People Think Expensive Food Tastes Better than Cheaper Food

July 14, 2014

Unlocking Word Meanings

Read the following words/expressions found in today’s article. 

1. diner /ˈdaɪ nər/ (n.) – a person who eats in a restaurant
Example: The restaurant gives free coffee to their first three diners.

2. buffet /bəˈfeɪ/ (n.) – food placed in a particular area in a restaurant where diners serve themselves
Example: The boss treated his employees in a buffet.

3. remarkably /rɪˈmɑr kəbli/ (adv.) – surprisingly or unexpectedly
Example: The food in the new Mexican restaurant is remarkably cheap.

4. perception /pərˈsɛp ʃən/ (n.) – the understanding or the viewpoint on a particular topic
Example: Her perception on healthy food is different from her mothers’ viewpoint.

5. ambience /ˈæm bi əns/ (n.) – the feeling or the atmosphere of a place
Example: People eat in that restaurant because of the good ambience.


Read the text below.
Scientists from Cornell [kawr-NEL] University have proven that people think food tastes better when it is more expensive.

The researchers conducted the study by involving 139 diners in an eat-all-you-can Italian buffet in New York City. The team offered the same kind and quantity of food to all the participants. Each plate was priced at either $4 or $8.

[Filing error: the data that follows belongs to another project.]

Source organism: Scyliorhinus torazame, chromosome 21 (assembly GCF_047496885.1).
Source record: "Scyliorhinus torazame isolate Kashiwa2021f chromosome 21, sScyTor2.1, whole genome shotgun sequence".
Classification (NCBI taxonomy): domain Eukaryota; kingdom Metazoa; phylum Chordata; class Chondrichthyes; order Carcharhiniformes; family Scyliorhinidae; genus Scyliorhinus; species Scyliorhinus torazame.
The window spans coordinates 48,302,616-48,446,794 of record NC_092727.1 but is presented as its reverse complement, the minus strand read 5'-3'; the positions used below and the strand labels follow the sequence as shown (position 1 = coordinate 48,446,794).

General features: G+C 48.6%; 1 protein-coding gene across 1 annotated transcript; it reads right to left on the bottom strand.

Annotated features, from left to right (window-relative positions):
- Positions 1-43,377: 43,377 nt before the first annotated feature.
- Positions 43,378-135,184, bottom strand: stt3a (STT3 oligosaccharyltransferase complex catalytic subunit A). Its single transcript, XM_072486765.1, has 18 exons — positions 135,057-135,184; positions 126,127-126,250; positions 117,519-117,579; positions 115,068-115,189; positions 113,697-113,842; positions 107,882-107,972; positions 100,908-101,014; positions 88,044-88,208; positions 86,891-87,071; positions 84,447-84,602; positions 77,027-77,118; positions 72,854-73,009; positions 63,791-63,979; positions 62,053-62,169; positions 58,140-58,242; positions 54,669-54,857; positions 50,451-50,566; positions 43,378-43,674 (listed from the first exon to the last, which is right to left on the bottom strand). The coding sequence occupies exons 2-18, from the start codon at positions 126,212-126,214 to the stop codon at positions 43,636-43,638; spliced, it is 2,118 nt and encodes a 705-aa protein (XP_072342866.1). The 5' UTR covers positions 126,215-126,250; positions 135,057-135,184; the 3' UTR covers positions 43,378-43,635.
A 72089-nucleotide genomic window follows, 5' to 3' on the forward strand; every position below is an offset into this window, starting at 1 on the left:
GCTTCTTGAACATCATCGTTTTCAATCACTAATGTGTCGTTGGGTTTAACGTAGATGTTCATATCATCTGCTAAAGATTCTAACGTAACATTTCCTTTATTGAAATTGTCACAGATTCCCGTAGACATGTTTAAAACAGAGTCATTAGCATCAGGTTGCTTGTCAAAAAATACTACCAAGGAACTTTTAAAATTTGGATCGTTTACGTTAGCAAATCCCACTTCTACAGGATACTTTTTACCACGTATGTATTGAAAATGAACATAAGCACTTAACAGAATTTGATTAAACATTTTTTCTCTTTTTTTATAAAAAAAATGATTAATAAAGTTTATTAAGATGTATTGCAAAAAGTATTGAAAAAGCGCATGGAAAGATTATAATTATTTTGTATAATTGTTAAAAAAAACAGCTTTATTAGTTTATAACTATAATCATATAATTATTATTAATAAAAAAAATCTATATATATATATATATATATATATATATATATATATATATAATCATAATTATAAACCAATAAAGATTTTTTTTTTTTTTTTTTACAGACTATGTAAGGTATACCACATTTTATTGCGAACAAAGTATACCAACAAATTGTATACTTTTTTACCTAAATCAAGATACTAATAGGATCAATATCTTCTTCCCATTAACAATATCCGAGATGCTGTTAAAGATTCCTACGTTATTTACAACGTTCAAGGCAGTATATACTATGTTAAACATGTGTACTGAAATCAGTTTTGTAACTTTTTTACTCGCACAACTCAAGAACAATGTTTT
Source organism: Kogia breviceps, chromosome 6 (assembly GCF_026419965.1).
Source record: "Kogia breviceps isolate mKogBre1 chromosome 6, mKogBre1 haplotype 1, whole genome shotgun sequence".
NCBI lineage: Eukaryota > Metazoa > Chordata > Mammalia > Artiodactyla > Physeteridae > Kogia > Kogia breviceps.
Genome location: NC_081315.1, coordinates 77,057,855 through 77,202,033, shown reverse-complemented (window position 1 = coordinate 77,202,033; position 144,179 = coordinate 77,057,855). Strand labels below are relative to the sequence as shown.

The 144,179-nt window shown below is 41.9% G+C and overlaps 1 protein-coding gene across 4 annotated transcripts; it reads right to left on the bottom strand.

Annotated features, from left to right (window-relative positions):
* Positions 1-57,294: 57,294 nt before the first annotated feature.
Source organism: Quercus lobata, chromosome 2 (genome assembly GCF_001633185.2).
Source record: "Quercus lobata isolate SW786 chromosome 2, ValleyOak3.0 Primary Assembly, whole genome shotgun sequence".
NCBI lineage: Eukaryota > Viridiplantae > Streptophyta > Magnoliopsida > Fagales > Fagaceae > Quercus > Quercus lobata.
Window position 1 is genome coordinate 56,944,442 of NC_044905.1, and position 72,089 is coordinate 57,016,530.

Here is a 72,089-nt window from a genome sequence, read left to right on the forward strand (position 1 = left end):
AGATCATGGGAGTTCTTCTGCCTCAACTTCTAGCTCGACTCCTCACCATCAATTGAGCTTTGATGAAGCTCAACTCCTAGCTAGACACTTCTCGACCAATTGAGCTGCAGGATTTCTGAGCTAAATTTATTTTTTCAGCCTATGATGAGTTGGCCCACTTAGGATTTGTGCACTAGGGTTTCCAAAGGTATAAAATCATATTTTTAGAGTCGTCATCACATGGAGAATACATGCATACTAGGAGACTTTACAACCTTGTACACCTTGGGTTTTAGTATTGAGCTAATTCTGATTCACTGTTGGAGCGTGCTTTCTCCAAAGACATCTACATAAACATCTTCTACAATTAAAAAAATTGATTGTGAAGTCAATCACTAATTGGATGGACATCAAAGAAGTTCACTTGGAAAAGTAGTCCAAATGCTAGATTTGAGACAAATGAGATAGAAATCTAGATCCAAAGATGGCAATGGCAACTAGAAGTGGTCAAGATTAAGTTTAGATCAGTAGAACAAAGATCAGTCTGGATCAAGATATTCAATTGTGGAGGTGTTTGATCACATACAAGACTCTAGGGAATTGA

Researchers asked the diners to evaluate the food they ate and the quality of the restaurant’s service. The experiment showed that those who paid for $8 have 11 percent higher satisfaction rate than those who paid for only $4. Remarkably, those who paid for $4 felt guiltier and fuller after the meal.

Brian Wansink, professor of consumer behavior at Cornell University, was quite fascinated with how pricing can have little effect on a person’s eating habits and still have a large impact on one’s dining experience. Scientists assume that people tend to associate high cost with quality food and cheap price with less quality food. This perception affects how a person enjoys the food and the overall experience.

Another study also revealed that lighting affects a person’s eating behavior. People who eat in restaurants with dim lighting consume 175 less calories than those who eat in brightly lit places. Still, they think the food tastes better. Experts believe that the ambience at a dimly lit meal is related to a relaxed and slow-eating experience. Thus, the diners feel better and more satisfied when leaving the restaurant.

Viewpoint Discussion

Enjoy a discussion with your tutor.  

Discussion A

·         Do you agree that expensive food tastes better than the cheaper alternatives? Explain your answer.
·         Do you agree that lighting in a restaurant affects the mood of the diners? Explain your answer.

Discussion B

·         What kind of food is considered expensive in your country?
·         Are you willing to spend more money on good food? Why or why not?

July 14, 2014